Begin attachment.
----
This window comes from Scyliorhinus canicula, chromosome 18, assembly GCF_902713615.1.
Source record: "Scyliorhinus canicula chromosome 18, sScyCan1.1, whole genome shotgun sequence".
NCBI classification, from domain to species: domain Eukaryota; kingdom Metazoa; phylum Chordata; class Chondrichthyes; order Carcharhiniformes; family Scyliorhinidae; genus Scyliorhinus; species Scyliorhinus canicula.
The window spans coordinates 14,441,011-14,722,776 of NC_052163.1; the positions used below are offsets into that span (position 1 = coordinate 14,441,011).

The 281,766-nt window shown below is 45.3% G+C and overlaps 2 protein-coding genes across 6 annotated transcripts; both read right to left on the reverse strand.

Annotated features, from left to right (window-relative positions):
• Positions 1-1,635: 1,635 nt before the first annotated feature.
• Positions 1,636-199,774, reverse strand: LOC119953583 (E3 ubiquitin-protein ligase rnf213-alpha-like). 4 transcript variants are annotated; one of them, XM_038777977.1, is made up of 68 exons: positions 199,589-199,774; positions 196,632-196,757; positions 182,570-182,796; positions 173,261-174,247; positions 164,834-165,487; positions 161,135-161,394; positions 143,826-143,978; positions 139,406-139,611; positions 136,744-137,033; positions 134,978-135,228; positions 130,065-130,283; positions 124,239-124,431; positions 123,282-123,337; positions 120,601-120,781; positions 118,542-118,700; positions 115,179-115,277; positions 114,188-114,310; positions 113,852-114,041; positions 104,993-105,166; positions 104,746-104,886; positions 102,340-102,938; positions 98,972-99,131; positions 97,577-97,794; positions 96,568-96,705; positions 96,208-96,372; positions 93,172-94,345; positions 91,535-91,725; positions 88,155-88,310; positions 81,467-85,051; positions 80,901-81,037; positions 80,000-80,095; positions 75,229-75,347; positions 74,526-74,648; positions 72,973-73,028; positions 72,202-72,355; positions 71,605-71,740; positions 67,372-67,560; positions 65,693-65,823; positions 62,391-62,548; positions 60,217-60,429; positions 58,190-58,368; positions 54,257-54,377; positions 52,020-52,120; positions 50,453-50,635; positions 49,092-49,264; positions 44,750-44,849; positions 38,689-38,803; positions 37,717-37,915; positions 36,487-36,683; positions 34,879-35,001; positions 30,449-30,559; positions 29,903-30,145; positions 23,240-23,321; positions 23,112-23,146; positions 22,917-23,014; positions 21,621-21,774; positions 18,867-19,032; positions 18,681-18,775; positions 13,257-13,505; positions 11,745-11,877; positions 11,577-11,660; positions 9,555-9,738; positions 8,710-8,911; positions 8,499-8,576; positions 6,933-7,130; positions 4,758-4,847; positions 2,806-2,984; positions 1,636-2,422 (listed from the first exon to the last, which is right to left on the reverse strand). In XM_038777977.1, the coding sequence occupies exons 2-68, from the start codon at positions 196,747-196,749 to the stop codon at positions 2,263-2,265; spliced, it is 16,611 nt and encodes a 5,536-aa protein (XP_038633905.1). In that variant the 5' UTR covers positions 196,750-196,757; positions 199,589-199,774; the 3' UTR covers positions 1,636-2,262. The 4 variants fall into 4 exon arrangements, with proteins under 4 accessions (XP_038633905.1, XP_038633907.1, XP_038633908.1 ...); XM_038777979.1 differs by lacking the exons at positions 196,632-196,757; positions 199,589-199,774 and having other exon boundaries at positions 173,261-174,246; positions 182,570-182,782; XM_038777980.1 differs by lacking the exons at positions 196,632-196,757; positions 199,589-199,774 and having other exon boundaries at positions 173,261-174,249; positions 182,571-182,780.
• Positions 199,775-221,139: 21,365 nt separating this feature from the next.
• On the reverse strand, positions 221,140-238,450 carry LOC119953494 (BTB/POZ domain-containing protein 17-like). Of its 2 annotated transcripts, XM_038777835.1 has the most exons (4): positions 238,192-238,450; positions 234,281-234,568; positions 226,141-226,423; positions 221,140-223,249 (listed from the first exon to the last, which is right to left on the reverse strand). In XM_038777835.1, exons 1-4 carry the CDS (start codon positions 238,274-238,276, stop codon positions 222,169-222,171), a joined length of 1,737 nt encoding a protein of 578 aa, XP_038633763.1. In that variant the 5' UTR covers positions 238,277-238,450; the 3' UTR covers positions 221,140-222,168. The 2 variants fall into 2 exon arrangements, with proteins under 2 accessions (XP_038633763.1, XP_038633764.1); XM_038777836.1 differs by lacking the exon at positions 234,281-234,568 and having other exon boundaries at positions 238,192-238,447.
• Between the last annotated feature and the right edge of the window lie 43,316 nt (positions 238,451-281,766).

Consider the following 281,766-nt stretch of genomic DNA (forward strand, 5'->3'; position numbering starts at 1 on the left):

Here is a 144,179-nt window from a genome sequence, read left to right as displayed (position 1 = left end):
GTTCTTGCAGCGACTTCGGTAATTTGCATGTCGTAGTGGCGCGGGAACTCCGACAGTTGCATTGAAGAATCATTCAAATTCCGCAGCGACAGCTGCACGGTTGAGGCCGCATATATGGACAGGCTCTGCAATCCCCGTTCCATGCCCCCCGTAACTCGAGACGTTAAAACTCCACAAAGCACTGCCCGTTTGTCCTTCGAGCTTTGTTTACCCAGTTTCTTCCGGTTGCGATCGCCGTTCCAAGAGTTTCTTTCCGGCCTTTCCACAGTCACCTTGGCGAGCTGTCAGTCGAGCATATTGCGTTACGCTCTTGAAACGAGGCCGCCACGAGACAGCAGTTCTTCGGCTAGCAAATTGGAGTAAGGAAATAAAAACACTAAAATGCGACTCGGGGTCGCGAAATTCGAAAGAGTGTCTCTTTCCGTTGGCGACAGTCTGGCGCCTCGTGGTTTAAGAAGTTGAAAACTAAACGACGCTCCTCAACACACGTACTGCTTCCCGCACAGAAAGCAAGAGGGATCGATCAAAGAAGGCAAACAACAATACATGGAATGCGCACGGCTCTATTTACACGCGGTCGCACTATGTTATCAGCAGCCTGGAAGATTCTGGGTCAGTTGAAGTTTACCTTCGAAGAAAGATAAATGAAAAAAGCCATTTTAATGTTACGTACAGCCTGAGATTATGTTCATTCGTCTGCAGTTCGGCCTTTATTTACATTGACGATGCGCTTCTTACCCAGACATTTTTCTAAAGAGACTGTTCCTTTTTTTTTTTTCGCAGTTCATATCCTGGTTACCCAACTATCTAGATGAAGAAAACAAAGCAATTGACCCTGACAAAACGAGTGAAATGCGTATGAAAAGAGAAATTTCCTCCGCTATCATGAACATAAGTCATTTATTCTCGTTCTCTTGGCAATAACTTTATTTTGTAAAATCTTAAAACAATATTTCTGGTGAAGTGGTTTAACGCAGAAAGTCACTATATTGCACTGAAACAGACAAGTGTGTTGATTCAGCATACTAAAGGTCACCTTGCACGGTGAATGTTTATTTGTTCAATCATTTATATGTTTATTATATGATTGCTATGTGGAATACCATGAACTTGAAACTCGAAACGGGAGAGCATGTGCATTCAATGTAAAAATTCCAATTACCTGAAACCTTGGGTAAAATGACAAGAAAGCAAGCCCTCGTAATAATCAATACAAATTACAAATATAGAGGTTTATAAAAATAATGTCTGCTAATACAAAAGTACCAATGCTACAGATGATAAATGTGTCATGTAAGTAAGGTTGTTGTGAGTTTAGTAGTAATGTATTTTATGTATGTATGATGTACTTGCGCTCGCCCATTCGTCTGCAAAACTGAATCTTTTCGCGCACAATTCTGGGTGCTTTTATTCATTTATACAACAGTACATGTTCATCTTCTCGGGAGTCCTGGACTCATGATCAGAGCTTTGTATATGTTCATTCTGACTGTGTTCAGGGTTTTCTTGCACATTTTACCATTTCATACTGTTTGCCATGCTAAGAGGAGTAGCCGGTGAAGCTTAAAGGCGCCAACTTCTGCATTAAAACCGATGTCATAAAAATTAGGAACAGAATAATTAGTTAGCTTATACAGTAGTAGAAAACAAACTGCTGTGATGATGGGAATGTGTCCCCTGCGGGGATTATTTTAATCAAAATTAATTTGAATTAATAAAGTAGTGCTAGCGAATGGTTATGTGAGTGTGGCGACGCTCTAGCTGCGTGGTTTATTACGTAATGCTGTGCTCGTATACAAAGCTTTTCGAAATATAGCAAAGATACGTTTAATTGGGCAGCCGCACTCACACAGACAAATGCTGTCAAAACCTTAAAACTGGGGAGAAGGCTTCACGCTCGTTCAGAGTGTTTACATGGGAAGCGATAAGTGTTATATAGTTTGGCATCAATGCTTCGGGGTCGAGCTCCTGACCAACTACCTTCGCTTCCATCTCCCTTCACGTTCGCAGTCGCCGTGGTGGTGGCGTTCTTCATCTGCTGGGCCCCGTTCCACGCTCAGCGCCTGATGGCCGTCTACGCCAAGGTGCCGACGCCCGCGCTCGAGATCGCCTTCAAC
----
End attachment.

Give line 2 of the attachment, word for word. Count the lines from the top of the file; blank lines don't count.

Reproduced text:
Source record: "Scyliorhinus canicula chromosome 18, sScyCan1.1, whole genome shotgun sequence".